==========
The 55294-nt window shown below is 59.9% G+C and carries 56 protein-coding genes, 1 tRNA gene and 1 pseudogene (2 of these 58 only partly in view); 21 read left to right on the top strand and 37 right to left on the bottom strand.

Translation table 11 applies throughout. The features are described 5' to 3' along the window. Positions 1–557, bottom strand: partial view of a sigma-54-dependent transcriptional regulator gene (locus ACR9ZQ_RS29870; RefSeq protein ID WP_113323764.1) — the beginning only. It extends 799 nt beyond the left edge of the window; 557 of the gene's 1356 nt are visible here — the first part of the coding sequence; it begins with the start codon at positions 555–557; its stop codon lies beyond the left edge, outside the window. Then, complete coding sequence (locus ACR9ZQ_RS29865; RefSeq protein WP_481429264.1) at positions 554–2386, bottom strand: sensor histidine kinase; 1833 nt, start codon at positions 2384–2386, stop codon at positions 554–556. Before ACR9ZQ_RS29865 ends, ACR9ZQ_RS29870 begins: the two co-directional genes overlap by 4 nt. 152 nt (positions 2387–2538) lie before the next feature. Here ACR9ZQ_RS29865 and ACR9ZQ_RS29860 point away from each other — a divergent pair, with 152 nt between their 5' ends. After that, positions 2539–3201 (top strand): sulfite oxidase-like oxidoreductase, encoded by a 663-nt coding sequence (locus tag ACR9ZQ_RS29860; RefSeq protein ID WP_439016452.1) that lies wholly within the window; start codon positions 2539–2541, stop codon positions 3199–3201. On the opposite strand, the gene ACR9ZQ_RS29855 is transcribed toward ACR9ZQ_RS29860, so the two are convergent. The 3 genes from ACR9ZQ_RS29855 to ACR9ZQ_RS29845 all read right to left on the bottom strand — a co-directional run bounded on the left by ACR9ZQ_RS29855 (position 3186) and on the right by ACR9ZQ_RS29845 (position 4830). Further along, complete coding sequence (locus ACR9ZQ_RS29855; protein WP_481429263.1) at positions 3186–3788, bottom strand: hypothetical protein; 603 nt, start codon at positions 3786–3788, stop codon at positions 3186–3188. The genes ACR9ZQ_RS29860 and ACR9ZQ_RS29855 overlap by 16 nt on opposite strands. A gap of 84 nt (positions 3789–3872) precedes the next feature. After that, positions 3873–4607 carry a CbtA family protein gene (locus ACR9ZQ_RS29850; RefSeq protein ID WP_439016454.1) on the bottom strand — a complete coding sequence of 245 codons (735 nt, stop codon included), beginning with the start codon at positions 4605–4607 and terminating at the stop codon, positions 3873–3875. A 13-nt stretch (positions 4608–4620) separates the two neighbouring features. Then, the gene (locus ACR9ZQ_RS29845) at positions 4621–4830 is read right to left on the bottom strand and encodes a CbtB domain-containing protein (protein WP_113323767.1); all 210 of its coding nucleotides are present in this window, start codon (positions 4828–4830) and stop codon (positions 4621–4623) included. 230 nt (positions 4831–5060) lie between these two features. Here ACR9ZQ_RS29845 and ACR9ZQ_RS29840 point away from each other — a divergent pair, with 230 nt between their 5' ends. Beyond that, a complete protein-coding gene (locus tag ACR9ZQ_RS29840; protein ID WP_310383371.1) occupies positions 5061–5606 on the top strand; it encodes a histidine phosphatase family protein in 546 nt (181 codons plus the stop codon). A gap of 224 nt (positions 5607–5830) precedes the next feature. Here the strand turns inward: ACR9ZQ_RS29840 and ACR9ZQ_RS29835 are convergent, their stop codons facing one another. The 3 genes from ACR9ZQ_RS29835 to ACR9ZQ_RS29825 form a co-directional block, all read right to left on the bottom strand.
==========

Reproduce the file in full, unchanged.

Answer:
The 55294-nt window shown below is 59.9% G+C and carries 56 protein-coding genes, 1 tRNA gene and 1 pseudogene (2 of these 58 only partly in view); 21 read left to right on the top strand and 37 right to left on the bottom strand.

Translation table 11 applies throughout. The features are described 5' to 3' along the window. Positions 1–557, bottom strand: partial view of a sigma-54-dependent transcriptional regulator gene (locus ACR9ZQ_RS29870; RefSeq protein ID WP_113323764.1) — the beginning only. It extends 799 nt beyond the left edge of the window; 557 of the gene's 1356 nt are visible here — the first part of the coding sequence; it begins with the start codon at positions 555–557; its stop codon lies beyond the left edge, outside the window. Then, complete coding sequence (locus ACR9ZQ_RS29865; RefSeq protein WP_481429264.1) at positions 554–2386, bottom strand: sensor histidine kinase; 1833 nt, start codon at positions 2384–2386, stop codon at positions 554–556. Before ACR9ZQ_RS29865 ends, ACR9ZQ_RS29870 begins: the two co-directional genes overlap by 4 nt. 152 nt (positions 2387–2538) lie before the next feature. Here ACR9ZQ_RS29865 and ACR9ZQ_RS29860 point away from each other — a divergent pair, with 152 nt between their 5' ends. After that, positions 2539–3201 (top strand): sulfite oxidase-like oxidoreductase, encoded by a 663-nt coding sequence (locus tag ACR9ZQ_RS29860; RefSeq protein ID WP_439016452.1) that lies wholly within the window; start codon positions 2539–2541, stop codon positions 3199–3201. On the opposite strand, the gene ACR9ZQ_RS29855 is transcribed toward ACR9ZQ_RS29860, so the two are convergent. The 3 genes from ACR9ZQ_RS29855 to ACR9ZQ_RS29845 all read right to left on the bottom strand — a co-directional run bounded on the left by ACR9ZQ_RS29855 (position 3186) and on the right by ACR9ZQ_RS29845 (position 4830). Further along, complete coding sequence (locus ACR9ZQ_RS29855; protein WP_481429263.1) at positions 3186–3788, bottom strand: hypothetical protein; 603 nt, start codon at positions 3786–3788, stop codon at positions 3186–3188. The genes ACR9ZQ_RS29860 and ACR9ZQ_RS29855 overlap by 16 nt on opposite strands. A gap of 84 nt (positions 3789–3872) precedes the next feature. After that, positions 3873–4607 carry a CbtA family protein gene (locus ACR9ZQ_RS29850; RefSeq protein ID WP_439016454.1) on the bottom strand — a complete coding sequence of 245 codons (735 nt, stop codon included), beginning with the start codon at positions 4605–4607 and terminating at the stop codon, positions 3873–3875. A 13-nt stretch (positions 4608–4620) separates the two neighbouring features. Then, the gene (locus ACR9ZQ_RS29845) at positions 4621–4830 is read right to left on the bottom strand and encodes a CbtB domain-containing protein (protein WP_113323767.1); all 210 of its coding nucleotides are present in this window, start codon (positions 4828–4830) and stop codon (positions 4621–4623) included. 230 nt (positions 4831–5060) lie between these two features. Here ACR9ZQ_RS29845 and ACR9ZQ_RS29840 point away from each other — a divergent pair, with 230 nt between their 5' ends. Beyond that, a complete protein-coding gene (locus tag ACR9ZQ_RS29840; protein ID WP_310383371.1) occupies positions 5061–5606 on the top strand; it encodes a histidine phosphatase family protein in 546 nt (181 codons plus the stop codon). A gap of 224 nt (positions 5607–5830) precedes the next feature. Here the strand turns inward: ACR9ZQ_RS29840 and ACR9ZQ_RS29835 are convergent, their stop codons facing one another. The 3 genes from ACR9ZQ_RS29835 to ACR9ZQ_RS29825 form a co-directional block, all read right to left on the bottom strand.